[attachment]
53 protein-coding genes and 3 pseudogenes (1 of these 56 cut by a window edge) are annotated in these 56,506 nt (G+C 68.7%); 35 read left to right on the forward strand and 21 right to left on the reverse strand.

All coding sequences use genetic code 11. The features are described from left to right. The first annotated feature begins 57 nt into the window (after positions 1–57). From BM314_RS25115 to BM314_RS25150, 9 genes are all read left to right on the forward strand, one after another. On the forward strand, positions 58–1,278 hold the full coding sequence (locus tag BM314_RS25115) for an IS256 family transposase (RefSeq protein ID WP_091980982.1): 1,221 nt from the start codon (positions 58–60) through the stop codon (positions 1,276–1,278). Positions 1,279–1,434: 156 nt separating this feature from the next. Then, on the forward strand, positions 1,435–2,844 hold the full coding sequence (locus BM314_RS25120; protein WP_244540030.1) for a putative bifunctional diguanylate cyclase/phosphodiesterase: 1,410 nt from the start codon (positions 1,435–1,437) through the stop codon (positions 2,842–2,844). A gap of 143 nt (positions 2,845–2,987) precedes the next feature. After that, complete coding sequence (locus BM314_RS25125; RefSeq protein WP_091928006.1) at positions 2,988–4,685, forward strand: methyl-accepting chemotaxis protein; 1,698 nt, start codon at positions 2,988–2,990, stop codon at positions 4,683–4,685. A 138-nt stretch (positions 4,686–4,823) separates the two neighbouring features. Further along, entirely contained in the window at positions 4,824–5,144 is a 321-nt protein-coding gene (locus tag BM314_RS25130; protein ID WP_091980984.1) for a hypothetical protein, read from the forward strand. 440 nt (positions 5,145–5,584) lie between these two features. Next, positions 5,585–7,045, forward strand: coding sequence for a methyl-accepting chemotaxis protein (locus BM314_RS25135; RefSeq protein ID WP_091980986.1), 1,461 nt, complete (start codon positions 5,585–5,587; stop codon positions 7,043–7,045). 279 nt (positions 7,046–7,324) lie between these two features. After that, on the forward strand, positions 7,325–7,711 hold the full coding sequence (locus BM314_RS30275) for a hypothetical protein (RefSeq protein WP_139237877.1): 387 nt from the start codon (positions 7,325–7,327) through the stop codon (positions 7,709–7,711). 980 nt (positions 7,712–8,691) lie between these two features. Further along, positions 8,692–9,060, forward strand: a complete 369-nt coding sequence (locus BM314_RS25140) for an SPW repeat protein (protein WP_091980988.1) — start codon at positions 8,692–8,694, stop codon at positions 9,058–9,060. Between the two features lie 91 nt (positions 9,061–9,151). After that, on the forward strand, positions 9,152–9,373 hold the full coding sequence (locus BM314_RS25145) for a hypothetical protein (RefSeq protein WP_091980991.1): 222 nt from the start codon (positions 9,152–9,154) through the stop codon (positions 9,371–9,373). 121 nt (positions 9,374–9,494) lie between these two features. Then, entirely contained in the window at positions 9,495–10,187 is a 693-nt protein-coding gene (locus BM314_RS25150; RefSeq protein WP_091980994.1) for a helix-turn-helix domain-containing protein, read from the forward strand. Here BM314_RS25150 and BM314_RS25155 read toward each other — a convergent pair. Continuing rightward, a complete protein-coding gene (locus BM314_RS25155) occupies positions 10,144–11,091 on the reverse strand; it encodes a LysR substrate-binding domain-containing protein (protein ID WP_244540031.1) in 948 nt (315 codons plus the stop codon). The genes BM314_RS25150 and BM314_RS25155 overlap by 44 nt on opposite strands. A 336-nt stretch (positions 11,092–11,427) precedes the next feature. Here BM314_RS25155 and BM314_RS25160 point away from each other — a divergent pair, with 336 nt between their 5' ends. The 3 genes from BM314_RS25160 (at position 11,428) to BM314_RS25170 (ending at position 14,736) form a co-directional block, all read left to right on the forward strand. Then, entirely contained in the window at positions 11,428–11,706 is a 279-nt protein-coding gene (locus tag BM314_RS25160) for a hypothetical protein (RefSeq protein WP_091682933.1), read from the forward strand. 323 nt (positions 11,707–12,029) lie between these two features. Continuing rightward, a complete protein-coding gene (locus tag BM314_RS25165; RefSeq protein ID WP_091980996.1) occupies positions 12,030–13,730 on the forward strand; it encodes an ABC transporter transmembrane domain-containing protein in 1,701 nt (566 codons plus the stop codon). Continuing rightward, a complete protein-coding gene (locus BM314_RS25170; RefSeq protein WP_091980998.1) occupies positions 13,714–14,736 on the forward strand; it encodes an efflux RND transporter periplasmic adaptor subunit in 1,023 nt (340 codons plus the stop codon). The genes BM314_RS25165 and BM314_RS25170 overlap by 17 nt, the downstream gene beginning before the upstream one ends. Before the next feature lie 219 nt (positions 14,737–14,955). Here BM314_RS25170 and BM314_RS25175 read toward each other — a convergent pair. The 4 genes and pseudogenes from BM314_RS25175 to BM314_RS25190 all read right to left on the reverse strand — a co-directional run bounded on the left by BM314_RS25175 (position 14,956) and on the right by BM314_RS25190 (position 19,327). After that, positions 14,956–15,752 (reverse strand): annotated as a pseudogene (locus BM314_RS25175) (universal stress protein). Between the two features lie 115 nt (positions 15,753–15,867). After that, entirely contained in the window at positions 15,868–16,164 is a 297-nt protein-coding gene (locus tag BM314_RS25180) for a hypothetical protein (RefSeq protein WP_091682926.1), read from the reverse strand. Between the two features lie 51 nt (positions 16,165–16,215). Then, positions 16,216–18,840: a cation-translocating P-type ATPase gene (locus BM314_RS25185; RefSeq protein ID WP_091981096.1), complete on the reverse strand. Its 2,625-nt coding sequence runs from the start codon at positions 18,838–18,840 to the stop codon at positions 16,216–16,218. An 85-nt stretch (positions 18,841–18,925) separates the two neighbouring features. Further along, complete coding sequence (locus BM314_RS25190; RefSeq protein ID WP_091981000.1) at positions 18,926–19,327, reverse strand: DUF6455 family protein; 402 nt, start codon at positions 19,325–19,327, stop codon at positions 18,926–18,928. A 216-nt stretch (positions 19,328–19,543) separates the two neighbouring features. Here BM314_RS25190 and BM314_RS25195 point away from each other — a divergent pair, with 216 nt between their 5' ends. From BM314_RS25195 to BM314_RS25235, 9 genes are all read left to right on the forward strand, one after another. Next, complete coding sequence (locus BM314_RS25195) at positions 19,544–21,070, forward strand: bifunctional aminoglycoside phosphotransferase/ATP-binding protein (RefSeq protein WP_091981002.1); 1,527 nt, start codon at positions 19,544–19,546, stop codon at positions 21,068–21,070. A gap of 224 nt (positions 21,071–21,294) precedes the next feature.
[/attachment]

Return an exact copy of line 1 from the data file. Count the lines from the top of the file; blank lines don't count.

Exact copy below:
53 protein-coding genes and 3 pseudogenes (1 of these 56 cut by a window edge) are annotated in these 56,506 nt (G+C 68.7%); 35 read left to right on the forward strand and 21 right to left on the reverse strand.